That pile of hand-dyed thread skeins you own are beautiful to look at and can make great fashion accessories. But for those of you who actually want to hand stitch with them, I have a few tips on how to manage those glorious thread skeins.
1. Skeins of thread from Artfabrik arrive at your house in a pretty twist. If you want to see the color sequence and spacing, just slide the end loop out of the other end loop. Most threads gradate or change colors every 2 – 3 inches.
2. The information tag is attached to the ends of the thread. It tells you size, colorway, and my contact information.
3. To return the thread to it’s pretty twist, stick a fore finger into each end loop of the skein. Twist the skein with one finger until the twist is tight. Then slip the end loop into the other end loop. The skein will twist back on itself.
4. To store the thread and make it easy for hand stitching, you’ll need a metal binder ring or smooth bracelet. Open the skein and place an end loop into the center of the metal ring. Then pull the other thread loop through the first loop to secure it around the ring.
5. Now comes the scary part. You have to cut the thread. Insert your scissors and cut the skein in half at the far loop. This way the thread is the right length for stitching and won’t get tangled.
6. To remove a strand of thread for stitching, gently pull a strand from the center of the skein where it wraps around the ring. Pull the thread slowly and it won’t tangle.
7. Now get out there a do some stitching!
Look at this tangled mess! The sorry state of my embroidery bag has finally gotten to me. Sorting through the jumble of my hand-dyed threads to find the right color and size is a nightmare.
In attempt to appear organized, I’ve removed all the threads from their thread rings and sorted them by color. Then put them back on to thread rings.
My new bag from Yazzii.com has pouches with clear sides. Perfect for stashing the thread until needed. Whoosh! Now I feel better.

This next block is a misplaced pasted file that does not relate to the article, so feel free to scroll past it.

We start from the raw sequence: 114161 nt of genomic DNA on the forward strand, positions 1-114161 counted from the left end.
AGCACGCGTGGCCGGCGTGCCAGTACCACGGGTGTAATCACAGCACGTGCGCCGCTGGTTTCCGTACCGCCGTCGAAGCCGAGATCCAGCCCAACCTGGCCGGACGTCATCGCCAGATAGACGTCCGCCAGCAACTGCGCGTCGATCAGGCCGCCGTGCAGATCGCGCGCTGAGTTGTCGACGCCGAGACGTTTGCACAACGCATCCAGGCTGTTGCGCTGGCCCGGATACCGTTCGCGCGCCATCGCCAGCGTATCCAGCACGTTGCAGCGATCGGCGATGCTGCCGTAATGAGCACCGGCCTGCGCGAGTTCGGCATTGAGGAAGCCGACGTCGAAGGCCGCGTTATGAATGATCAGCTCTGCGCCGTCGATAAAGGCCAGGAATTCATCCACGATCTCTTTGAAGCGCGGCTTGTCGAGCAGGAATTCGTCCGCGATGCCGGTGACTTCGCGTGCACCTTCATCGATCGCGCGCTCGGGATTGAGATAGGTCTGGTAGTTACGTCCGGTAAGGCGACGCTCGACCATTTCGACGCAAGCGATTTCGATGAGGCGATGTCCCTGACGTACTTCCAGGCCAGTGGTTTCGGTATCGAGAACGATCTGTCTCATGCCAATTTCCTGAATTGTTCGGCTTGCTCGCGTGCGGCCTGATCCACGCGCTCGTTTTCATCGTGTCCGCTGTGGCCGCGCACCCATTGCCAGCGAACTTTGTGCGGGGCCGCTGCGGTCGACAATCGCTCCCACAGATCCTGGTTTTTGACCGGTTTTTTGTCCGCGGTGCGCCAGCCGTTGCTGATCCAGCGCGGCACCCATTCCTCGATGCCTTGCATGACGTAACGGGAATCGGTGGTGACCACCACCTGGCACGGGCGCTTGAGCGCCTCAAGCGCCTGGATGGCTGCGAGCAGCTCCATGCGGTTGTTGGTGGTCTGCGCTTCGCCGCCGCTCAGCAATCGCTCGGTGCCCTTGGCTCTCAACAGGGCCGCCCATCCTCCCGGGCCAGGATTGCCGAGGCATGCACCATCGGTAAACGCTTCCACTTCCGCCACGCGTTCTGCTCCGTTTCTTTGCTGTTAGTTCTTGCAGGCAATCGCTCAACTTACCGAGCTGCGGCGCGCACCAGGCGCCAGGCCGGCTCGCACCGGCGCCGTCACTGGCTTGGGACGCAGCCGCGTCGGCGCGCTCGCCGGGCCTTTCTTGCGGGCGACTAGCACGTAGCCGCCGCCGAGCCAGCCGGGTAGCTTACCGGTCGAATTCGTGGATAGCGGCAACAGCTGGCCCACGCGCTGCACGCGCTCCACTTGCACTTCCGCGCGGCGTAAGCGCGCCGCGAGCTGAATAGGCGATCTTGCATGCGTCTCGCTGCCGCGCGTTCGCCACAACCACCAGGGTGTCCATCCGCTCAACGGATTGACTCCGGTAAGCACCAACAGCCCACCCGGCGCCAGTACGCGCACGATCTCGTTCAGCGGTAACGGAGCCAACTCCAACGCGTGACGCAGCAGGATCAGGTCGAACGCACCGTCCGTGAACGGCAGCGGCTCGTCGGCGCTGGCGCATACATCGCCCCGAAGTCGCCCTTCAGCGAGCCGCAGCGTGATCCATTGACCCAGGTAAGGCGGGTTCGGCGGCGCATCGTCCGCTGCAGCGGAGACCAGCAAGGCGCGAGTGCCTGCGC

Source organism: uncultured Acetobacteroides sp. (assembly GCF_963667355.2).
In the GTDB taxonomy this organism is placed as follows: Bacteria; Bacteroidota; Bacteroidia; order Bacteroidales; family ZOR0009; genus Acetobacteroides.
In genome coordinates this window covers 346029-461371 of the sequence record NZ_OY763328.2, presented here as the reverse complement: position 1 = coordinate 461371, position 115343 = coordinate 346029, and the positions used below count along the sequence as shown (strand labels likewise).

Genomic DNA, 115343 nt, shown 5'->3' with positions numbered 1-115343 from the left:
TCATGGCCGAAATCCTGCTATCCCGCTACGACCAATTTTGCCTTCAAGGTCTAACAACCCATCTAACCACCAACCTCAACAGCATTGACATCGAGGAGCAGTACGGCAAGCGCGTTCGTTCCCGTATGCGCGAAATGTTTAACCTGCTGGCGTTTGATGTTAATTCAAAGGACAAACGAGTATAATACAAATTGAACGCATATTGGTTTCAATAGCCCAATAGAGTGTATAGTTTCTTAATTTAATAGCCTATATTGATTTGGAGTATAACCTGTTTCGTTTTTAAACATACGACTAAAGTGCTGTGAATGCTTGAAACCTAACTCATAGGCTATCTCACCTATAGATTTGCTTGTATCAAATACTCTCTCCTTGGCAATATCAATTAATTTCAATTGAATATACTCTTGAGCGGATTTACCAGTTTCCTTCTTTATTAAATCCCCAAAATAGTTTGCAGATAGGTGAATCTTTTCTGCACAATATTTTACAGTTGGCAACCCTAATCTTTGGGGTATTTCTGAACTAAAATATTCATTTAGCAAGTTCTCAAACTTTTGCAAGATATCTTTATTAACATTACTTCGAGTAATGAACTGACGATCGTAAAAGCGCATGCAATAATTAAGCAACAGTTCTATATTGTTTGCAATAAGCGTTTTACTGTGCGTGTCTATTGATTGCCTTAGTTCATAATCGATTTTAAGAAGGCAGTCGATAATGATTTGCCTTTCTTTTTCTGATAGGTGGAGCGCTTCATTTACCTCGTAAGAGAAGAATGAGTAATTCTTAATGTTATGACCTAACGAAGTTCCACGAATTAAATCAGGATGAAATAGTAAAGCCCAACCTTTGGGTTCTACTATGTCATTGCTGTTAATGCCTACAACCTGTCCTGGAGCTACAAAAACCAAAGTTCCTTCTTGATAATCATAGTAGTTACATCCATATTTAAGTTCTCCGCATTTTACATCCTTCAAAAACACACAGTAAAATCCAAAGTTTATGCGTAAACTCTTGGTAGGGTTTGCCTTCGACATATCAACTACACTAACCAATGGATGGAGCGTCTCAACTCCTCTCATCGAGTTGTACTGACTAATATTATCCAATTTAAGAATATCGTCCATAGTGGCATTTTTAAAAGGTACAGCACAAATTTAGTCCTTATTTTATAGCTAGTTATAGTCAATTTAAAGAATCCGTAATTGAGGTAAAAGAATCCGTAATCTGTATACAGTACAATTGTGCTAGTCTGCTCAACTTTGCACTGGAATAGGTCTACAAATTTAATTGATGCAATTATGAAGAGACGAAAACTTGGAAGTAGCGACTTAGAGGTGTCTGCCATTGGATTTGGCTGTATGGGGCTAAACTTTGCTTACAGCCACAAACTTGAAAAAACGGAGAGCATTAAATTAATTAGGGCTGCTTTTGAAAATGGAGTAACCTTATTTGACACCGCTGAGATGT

It’s always fun to hear from my former students. Especially when they send me photos of their finished work. Isn’t this a lovely quilt by Sylvia? She says, I loved making it, and look forward to using your techniques often in the future. It was a pleasure to have Sylvia in my class and hear that she exhibited her work at the Fine Art of Fiber at the Botanic Gardens in Chicago.
Great piece Sylvia! Thanks for sharing.
Illinois Trees #16 by Laura Wasilowski
Thank you everyone for your kind words about our old maple tree that is about to be removed from the front yard. We will miss the shade but will be able to plant a new, healthy tree in the spring. Like many of you, we see our neighborhood trees as good friends and we hate to see this beauty go.
On a happier note, congratulations to Sylvia S. You are the winner of the Leaves in a Whirl pattern with instructional DVD from yesterday’s blog give away. Enjoy!
Sadly, we just found out that the sugar maple tree in the front yard must come down. The arborist said it was close to 100 years old but 80% gone. We shall miss it!
To celebrate our long lived tree, I am giving away a copy of my pattern Leaves in a Whirl (along with instructional DVD) today. Please leave a comment on the blog today and you may be the lucky winner!
Basket of Blooms by Mel
It was a pleasure teaching in California this past October. Especially when I had really great students like Mel turn up in my class. Mel was in the Woven Flower Basket Quilt class at PIQF and made this delightful version of the basket. She says, I’ve watched several of your Craftsy class lessons so it was a real treat to take an in-person workshop with you! I had so much fun in the workshop and learning some fantastic tricks and techniques for fused art quilts.
You can read more about her process of making the piece on her blog Piece, Love, & Happiness. Thanks for joining me Mel!